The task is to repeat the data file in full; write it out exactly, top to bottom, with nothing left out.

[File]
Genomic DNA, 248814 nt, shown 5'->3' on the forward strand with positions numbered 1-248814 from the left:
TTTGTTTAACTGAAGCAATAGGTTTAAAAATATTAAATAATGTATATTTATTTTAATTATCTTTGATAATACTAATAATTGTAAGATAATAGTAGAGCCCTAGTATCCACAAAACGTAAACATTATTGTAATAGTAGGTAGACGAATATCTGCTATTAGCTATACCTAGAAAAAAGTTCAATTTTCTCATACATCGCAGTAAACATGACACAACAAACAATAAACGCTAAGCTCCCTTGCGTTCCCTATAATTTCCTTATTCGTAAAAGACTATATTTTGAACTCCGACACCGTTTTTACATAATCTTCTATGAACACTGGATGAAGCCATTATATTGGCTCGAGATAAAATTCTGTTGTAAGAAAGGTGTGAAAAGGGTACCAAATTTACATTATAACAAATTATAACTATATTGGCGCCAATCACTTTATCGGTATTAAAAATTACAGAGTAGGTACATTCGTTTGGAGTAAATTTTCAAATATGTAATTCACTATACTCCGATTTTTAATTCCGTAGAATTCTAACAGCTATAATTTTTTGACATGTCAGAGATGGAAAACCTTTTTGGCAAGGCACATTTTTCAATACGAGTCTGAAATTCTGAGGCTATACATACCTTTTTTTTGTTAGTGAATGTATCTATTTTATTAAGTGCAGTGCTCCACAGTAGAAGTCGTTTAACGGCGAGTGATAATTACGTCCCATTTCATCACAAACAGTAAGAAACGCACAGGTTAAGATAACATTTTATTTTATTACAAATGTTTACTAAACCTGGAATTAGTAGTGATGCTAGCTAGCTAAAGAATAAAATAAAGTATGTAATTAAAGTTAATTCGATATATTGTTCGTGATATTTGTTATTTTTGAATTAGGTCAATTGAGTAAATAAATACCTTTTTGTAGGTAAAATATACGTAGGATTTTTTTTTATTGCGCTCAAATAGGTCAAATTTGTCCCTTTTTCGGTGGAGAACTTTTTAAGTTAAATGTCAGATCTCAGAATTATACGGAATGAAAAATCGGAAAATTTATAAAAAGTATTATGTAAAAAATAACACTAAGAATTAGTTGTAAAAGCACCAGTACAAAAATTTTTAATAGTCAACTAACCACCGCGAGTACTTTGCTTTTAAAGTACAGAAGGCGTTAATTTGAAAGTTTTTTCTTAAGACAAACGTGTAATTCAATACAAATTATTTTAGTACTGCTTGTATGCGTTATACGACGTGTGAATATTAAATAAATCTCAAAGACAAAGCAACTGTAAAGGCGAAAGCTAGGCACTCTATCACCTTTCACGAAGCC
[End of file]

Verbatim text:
Genomic DNA, 248814 nt, shown 5'->3' on the forward strand with positions numbered 1-248814 from the left:
TTTGTTTAACTGAAGCAATAGGTTTAAAAATATTAAATAATGTATATTTATTTTAATTATCTTTGATAATACTAATAATTGTAAGATAATAGTAGAGCCCTAGTATCCACAAAACGTAAACATTATTGTAATAGTAGGTAGACGAATATCTGCTATTAGCTATACCTAGAAAAAAGTTCAATTTTCTCATACATCGCAGTAAACATGACACAACAAACAATAAACGCTAAGCTCCCTTGCGTTCCCTATAATTTCCTTATTCGTAAAAGACTATATTTTGAACTCCGACACCGTTTTTACATAATCTTCTATGAACACTGGATGAAGCCATTATATTGGCTCGAGATAAAATTCTGTTGTAAGAAAGGTGTGAAAAGGGTACCAAATTTACATTATAACAAATTATAACTATATTGGCGCCAATCACTTTATCGGTATTAAAAATTACAGAGTAGGTACATTCGTTTGGAGTAAATTTTCAAATATGTAATTCACTATACTCCGATTTTTAATTCCGTAGAATTCTAACAGCTATAATTTTTTGACATGTCAGAGATGGAAAACCTTTTTGGCAAGGCACATTTTTCAATACGAGTCTGAAATTCTGAGGCTATACATACCTTTTTTTTGTTAGTGAATGTATCTATTTTATTAAGTGCAGTGCTCCACAGTAGAAGTCGTTTAACGGCGAGTGATAATTACGTCCCATTTCATCACAAACAGTAAGAAACGCACAGGTTAAGATAACATTTTATTTTATTACAAATGTTTACTAAACCTGGAATTAGTAGTGATGCTAGCTAGCTAAAGAATAAAATAAAGTATGTAATTAAAGTTAATTCGATATATTGTTCGTGATATTTGTTATTTTTGAATTAGGTCAATTGAGTAAATAAATACCTTTTTGTAGGTAAAATATACGTAGGATTTTTTTTTATTGCGCTCAAATAGGTCAAATTTGTCCCTTTTTCGGTGGAGAACTTTTTAAGTTAAATGTCAGATCTCAGAATTATACGGAATGAAAAATCGGAAAATTTATAAAAAGTATTATGTAAAAAATAACACTAAGAATTAGTTGTAAAAGCACCAGTACAAAAATTTTTAATAGTCAACTAACCACCGCGAGTACTTTGCTTTTAAAGTACAGAAGGCGTTAATTTGAAAGTTTTTTCTTAAGACAAACGTGTAATTCAATACAAATTATTTTAGTACTGCTTGTATGCGTTATACGACGTGTGAATATTAAATAAATCTCAAAGACAAAGCAACTGTAAAGGCGAAAGCTAGGCACTCTATCACCTTTCACGAAGCC